The Catholic Church can offer a message of healing to Native peoples through a new and inculturated evangelization that shares the hope expressed by Jesus in the Gospel, the executive director of the Bureau of Catholic Indian Missions said at a Mass celebrating the feast of St. Juan Diego.
By embracing such an evangelizing style, the church can help Native Americans heal from the "historical trauma" caused by practices that have demeaned their dignity and led to long-standing social challenges, Father Maurice Henry Sands said in a homily during the Mass Dec. 9 at the St. John Paul II National Shrine in Washington.
Canonized in 2002, St. Juan Diego is the first Indigenous saint of the Americas. First known by his Indigenous name of Cuauhtlatohuac (the eagle who speaks), he witnessed Mary's apparitions at Tepeyac Hill in Mexico in 1531. The hill is now the site of the Basilica of Our Lady of Guadalupe, which houses St. Juan Diego's tilma, the mantle that bears the miraculous image of Mary.
The Mass was celebrated in collaboration with the Knights of Columbus, which in 2019 initiated a wider outreach effort to Native Americans and First Nations people in Canada.
Father Sands, a member of the Ojibway, Ottawa and Potawatomi tribes, invited Knight of Columbus councils and parishes "to implore the intercession of Our Lady of Guadalupe to heal our people."
"Our nations once again need to hear her message of love, hope and reconciliation," he said.
Father Sands outlined "some of the many reasons why Native Americans are very much in need of healing."
He cited government policies of "genocide, annihilation, termination, relocation, assimilation," the effect of racism, prejudice and discrimination and the forced placement of Native American children in government boarding schools for a century beginning in the 1870s for creating the trauma that has existed for generations and caused severe challenges for Indigenous people.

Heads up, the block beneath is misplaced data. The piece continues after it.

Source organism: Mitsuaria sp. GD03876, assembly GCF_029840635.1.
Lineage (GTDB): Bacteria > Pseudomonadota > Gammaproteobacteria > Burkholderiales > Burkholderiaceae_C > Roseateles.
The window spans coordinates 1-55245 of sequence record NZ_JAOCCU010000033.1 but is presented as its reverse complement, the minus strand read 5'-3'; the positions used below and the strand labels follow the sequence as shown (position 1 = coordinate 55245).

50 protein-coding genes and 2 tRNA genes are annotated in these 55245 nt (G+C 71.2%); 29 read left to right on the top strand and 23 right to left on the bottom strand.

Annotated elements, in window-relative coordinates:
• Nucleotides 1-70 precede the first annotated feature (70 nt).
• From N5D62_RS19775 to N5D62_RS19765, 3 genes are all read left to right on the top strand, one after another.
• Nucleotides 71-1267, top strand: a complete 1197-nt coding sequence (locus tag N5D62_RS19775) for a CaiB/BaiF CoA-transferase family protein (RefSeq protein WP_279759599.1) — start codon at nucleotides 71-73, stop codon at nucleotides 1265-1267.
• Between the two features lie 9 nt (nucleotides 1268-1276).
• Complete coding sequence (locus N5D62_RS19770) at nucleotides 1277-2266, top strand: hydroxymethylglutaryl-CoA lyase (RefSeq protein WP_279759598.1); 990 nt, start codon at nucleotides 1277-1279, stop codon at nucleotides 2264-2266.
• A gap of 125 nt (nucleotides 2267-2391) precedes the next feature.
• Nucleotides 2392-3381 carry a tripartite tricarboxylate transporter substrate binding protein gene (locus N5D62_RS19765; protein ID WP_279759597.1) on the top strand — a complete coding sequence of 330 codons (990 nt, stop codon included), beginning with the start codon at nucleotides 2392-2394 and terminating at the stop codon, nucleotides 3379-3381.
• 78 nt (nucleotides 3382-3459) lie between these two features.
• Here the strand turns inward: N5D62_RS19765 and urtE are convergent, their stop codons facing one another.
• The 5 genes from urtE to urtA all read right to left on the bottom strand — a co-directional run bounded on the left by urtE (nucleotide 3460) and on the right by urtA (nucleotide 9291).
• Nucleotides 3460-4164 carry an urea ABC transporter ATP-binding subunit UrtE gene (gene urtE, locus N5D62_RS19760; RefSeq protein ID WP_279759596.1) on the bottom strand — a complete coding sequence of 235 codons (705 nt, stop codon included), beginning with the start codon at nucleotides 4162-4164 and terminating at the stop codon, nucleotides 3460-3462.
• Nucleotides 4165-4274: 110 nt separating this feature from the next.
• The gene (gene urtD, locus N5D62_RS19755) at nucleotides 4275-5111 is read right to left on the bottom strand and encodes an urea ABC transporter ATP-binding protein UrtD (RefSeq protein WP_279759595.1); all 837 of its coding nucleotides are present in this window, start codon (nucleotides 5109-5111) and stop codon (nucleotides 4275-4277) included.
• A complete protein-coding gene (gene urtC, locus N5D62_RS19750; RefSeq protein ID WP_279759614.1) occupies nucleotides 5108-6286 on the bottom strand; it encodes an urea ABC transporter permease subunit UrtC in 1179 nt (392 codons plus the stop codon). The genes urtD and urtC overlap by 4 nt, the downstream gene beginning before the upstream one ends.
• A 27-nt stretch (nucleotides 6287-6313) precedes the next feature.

Native Americans currently live in "grim circumstances" that have contributed to poverty, high unemployment, substandard housing, lack of access to health care, unstable home life, domestic violence, abuse, alcoholism and drug use, Father Sand said.
"Many Native people have little or no hope, and people who live without hope do not believe that anything can make things better, not themselves, not someone else, nor any change in their circumstances," the priest said.
Church leaders have been "commissioned" to bring the Gospel message of hope to Native Americans by "being present to others, offering them a solid Christian witness and by our acts of charity," he continued.
"Helping Native peoples to experience a living and personal faith in Christ, and inviting them to live that faith as members of the body of Christ, is the best way that we can help them receive the hope that only Christ can offer them," Father Sands said. "And it is this hope that will help them to begin to experience healing, to believe that things can get better for them and to take steps to improve their lives."
He also explained that hope has helped him, a priest of the Detroit Archdiocese, "to live the Christian life and to also strive for and achieve my personal goals and aspirations, even as I have had to deal with the historical traumas and difficult challenges and obstacles and untruths that have been part of my journey as a Native American."
Father Sands, who has worked with the Knights of Columbus on its initiative, told Catholic News Service a day before the Mass that Native communities have experienced numerous injustices as well as difficulty accessing services that others take for granted.
"A lot of Native Americans live in very difficult circumstances and are very hurt by the injustices," he said. "They are in need of some assistance from the Lord in the way of spiritual healing."
The coronavirus pandemic has compounded the difficulties, leading to a greater need for a new evangelization, Father Sands added.
The Knights' initiative has seen local councils begin wider engagement with Catholic and other Native Americans living on reservations and tribal lands.
The fraternal organization also worked with the Diocese of Gallup, New Mexico, and the Southwest Indian Foundation to build a new shrine to St. Kateri Tekakwitha.
A shrine dedicated to the Native American saint exists in her home state of New York. The new shrine near Gallup provides a place of peace and prayer for Native American Catholics so they don't have to travel 2,000 miles, planners said.